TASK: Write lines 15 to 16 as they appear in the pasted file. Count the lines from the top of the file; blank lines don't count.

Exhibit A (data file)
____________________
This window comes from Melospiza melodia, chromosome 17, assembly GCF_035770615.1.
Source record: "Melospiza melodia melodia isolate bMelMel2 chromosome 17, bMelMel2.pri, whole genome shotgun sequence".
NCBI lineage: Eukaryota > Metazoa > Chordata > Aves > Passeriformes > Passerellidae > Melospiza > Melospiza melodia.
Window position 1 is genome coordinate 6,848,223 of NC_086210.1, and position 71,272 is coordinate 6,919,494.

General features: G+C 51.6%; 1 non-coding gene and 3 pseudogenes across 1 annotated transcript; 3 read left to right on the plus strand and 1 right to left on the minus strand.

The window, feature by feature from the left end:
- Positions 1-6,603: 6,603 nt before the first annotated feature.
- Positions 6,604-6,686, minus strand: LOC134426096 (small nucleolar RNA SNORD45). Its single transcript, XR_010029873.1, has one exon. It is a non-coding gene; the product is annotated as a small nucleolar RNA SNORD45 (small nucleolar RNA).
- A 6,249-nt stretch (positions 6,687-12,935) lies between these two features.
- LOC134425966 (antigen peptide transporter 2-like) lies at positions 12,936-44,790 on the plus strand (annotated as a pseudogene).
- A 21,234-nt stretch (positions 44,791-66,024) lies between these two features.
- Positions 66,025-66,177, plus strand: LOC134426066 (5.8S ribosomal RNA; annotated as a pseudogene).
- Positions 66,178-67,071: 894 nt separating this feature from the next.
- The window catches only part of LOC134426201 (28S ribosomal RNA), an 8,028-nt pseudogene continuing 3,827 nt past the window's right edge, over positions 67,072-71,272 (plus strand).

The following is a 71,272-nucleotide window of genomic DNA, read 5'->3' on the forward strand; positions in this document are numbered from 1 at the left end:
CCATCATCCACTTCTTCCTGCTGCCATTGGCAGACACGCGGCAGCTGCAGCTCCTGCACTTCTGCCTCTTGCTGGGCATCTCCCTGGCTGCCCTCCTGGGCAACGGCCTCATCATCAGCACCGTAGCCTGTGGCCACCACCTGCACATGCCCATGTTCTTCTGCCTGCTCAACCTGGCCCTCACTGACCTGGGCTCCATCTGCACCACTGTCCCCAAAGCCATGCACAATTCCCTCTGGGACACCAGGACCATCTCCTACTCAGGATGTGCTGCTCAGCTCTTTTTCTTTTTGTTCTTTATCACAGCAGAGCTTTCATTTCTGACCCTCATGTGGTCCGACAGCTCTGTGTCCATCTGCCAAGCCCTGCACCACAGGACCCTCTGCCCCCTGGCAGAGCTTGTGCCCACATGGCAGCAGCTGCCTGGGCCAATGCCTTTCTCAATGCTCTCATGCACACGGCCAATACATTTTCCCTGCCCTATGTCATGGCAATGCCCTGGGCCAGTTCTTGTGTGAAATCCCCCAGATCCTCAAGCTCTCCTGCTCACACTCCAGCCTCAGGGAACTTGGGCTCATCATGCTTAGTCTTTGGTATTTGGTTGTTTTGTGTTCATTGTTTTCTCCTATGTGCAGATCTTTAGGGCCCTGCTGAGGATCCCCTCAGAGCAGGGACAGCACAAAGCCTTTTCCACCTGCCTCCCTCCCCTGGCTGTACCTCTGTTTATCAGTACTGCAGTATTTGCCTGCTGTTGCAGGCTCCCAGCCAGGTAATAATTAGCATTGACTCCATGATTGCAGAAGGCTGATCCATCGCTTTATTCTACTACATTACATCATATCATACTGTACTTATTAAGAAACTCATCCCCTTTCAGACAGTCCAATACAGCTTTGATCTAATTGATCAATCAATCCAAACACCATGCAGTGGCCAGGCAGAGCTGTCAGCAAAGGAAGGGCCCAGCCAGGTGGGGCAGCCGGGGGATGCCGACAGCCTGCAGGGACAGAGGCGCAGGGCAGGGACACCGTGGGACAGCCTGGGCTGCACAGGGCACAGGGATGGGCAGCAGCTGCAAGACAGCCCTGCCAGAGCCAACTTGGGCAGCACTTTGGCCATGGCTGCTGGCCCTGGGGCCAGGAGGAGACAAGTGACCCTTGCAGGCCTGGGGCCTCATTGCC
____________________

The following is a 71,272-nucleotide window of genomic DNA, read 5'->3' on the forward strand; positions in this document are numbered from 1 at the left end:
CCATCATCCACTTCTTCCTGCTGCCATTGGCAGACACGCGGCAGCTGCAGCTCCTGCACTTCTGCCTCTTGCTGGGCATCTCCCTGGCTGCCCTCCTGGGCAACGGCCTCATCATCAGCACCGTAGCCTGTGGCCACCACCTGCACATGCCCATGTTCTTCTGCCTGCTCAACCTGGCCCTCACTGACCTGGGCTCCATCTGCACCACTGTCCCCAAAGCCATGCACAATTCCCTCTGGGACACCAGGACCATCTCCTACTCAGGATGTGCTGCTCAGCTCTTTTTCTTTTTGTTCTTTATCACAGCAGAGCTTTCATTTCTGACCCTCATGTGGTCCGACAGCTCTGTGTCCATCTGCCAAGCCCTGCACCACAGGACCCTCTGCCCCCTGGCAGAGCTTGTGCCCACATGGCAGCAGCTGCCTGGGCCAATGCCTTTCTCAATGCTCTCATGCACACGGCCAATACATTTTCCCTGCCCTATGTCATGGCAATGCCCTGGGCCAGTTCTTGTGTGAAATCCCCCAGATCCTCAAGCTCTCCTGCTCACACTCCAGCCTCAGGGAACTTGGGCTCATCATGCTTAGTCTTTGGTATTTGGTTGTTTTGTGTTCATTGTTTTCTCCTATGTGCAGATCTTTAGGGCCCTGCTGAGGATCCCCTCAGAGCAGGGACAGCACAAAGCCTTTTCCACCTGCCTCCCTCCCCTGGCTGTACCTCTGTTTATCAGTACTGCAGTATTTGCCTGCTGTTGCAGGCTCCCAGCCAGGTAATAATTAGCATTGACTCCATGATTGCAGAAGGCTGATCCATCGCTTTATTCTACTACATTACATCATATCATACTGTACTTATTAAGAAACTCATCCCCTTTCAGACAGTCCAATACAGCTTTGATCTAATTGATCAATCAATCCAAACACCATGCAGTGGCCAGGCAGAGCTGTCAGCAAAGGAAGGGCCCAGCCAGGTGGGGCAGCCGGGGGATGCCGACAGCCTGCAGGGACAGAGGCGCAGGGCAGGGACACCGTGGGACAGCCTGGGCTGCACAGGGCACAGGGATGGGCAGCAGCTGCAAGACAGCCCTGCCAGAGCCAACTTGGGCAGCACTTTGGCCATGGCTGCTGGCCCTGGGGCCAGGAGGAGACAAGTGACCCTTGCAGGCCTGGGGCCTCATTGCC